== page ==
Take me Back to Eden is completely unpredictable, with some lengthy tracks such as ‘The Summoning’ and ‘Ascensionism’ taking the listeners on journeys spanning through trap beats, filthy breakdowns, soft atmospheric piano passages, and even traditional prog rock sections. You only need to look at ‘Vore’ and ‘DYWTYLM’ to hear the clear contrast in their sound. One is a blisteringly heavy journey into Vessel’s dark twisted mind, coupled with face melting riffs and screams, the other a short synth pop track lead by hooks themed around love and regret. It doesn’t even feel like it’s the same band, and that’s what makes Sleep Token such a magical band to experience.
Take me Back to Eden is a fantastic end to their first trilogy of studio albums, starting with 2019’s “Sundowning”, and shortly followed by “This Place Will Become Your Tomb” in 2021, now in 2023, Sleep Token end the trilogy with their best record to date that truly shows who Sleep Token are. Sleep Token prove to show they don’t conform to any genres, and that they cannot be defined, they’re simply just Sleep Token, and that is the sound that has made them one of the most important and essential gateway bands into modern metal. I truly believe they have become one of the most forward thinking and progressive bands in metal right now.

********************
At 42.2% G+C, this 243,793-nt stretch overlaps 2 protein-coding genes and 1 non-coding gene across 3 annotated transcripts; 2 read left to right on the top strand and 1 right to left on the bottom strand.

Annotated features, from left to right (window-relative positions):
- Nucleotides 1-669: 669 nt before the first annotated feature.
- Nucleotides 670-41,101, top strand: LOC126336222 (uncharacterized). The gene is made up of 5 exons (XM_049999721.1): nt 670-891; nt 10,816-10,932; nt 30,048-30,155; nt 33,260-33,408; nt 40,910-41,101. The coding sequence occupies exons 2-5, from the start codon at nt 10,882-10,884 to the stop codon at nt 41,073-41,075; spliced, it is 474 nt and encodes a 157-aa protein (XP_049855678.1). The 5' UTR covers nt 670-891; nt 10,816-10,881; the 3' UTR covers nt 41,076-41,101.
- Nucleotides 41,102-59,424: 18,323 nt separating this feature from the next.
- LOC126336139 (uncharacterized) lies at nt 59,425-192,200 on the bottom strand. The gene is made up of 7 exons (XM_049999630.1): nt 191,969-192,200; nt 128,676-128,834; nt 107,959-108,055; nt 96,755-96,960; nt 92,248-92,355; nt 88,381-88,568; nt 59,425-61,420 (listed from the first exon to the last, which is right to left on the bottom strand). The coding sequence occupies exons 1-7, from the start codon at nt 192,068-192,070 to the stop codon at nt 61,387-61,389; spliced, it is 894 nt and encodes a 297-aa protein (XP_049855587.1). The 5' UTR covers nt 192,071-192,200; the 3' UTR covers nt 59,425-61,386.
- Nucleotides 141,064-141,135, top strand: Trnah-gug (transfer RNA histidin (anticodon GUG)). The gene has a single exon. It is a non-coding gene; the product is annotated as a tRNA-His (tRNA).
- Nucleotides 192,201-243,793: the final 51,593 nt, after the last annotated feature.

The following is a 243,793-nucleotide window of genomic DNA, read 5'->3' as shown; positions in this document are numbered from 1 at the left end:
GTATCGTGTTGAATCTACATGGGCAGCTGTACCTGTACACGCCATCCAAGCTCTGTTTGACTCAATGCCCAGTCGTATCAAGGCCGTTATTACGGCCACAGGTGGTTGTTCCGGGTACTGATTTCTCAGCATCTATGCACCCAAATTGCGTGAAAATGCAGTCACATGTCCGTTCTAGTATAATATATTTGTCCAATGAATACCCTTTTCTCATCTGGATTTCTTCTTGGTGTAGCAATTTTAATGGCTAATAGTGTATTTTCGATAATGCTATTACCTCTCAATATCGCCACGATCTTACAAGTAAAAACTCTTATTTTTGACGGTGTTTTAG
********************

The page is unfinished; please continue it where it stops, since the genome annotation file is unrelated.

Sleep Token are on top of the world, and love them or hate them, the sky is the limit for British masked deities. Who even knows what the future holds for Sleep Token next, and what Vessel has planned for the world to consume.
More releases for 19 May, 2023
- Omen Astra - The End of Everything (Moment of Collapse/Hypathreal Records) Bandcamp
- Arjen Lucassen’s Supersonic Revolution - Golden Age of Music Bandcamp
- Blindfolded and Led to the Woods - Rejecting Obliteration (Prosthetic Records) Bandcamp
- Yes - Mirror to the Sky (Inside Out Music)
- My Friend The Sun - The Orchestra of Life (May 15) Bandcamp
- Chronicle - Where Chaos Thrives (Mighty Music) Bandcamp
- Bend the Future - Sounds So Wrong Bandcamp
- Horizon’s End - The Great Destroyer Bandcamp
- Snow Child - Viscera Bandcamp
- Egor Lappo - Abandoned Corners (May 16) Bandcamp
- Dave Foster Band - Glimmer
- Sound of Strangers - Crossing Border (May 21, Dutch Music Works) Bandcamp
- Charonyx - Persistent Soul EP Bandcamp
- Fellow Robot - Misanthropioid Bandcamp
- Avidia - Sonitude EP Bandcamp
- Nospūn - Opus Bandcamp
- Giant the Vine - A Chair at the Backdoor Bandcamp
- Soft Power - Raw Bites (May 21, RRGEMS Records) Bandcamp
- Gozu - Remedy (Metal Blade Records/Blacklight Media Records) Bandcamp
- Lashless Lid - How to Dress in Fate EP Bandcamp
- Soulvapor - Soulscape Bandcamp
- Finte - Wie Das Endliche Treibt Bandcamp
- Mindvac - Mindvac EP Bandcamp
- Sacred Outcry - Towers of Gold (No Remorse Records) Bandcamp
- Botanist - VIII: Selenotrope (Prophecy Productions) Bandcamp